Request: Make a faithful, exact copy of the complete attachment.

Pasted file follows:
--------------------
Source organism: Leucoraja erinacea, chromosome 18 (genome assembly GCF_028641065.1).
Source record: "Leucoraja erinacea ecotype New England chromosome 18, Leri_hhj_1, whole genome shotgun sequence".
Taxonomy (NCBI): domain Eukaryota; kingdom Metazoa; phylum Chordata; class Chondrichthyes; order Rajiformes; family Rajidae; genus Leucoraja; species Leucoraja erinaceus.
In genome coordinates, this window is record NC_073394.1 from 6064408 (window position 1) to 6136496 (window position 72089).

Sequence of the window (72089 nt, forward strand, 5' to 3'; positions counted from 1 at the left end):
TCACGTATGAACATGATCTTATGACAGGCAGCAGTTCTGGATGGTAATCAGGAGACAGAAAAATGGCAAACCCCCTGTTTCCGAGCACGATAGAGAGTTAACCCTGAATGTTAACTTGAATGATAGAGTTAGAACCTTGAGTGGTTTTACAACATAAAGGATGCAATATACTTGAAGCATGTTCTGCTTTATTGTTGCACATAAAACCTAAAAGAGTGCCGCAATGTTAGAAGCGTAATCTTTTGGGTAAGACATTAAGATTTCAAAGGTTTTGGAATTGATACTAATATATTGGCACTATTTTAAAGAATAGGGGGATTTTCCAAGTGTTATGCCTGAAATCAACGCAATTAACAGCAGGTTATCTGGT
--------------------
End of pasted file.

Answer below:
Source organism: Leucoraja erinacea, chromosome 18 (genome assembly GCF_028641065.1).
Source record: "Leucoraja erinacea ecotype New England chromosome 18, Leri_hhj_1, whole genome shotgun sequence".
Taxonomy (NCBI): domain Eukaryota; kingdom Metazoa; phylum Chordata; class Chondrichthyes; order Rajiformes; family Rajidae; genus Leucoraja; species Leucoraja erinaceus.
In genome coordinates, this window is record NC_073394.1 from 6064408 (window position 1) to 6136496 (window position 72089).

Sequence of the window (72089 nt, forward strand, 5' to 3'; positions counted from 1 at the left end):
TCACGTATGAACATGATCTTATGACAGGCAGCAGTTCTGGATGGTAATCAGGAGACAGAAAAATGGCAAACCCCCTGTTTCCGAGCACGATAGAGAGTTAACCCTGAATGTTAACTTGAATGATAGAGTTAGAACCTTGAGTGGTTTTACAACATAAAGGATGCAATATACTTGAAGCATGTTCTGCTTTATTGTTGCACATAAAACCTAAAAGAGTGCCGCAATGTTAGAAGCGTAATCTTTTGGGTAAGACATTAAGATTTCAAAGGTTTTGGAATTGATACTAATATATTGGCACTATTTTAAAGAATAGGGGGATTTTCCAAGTGTTATGCCTGAAATCAACGCAATTAACAGCAGGTTATCTGGT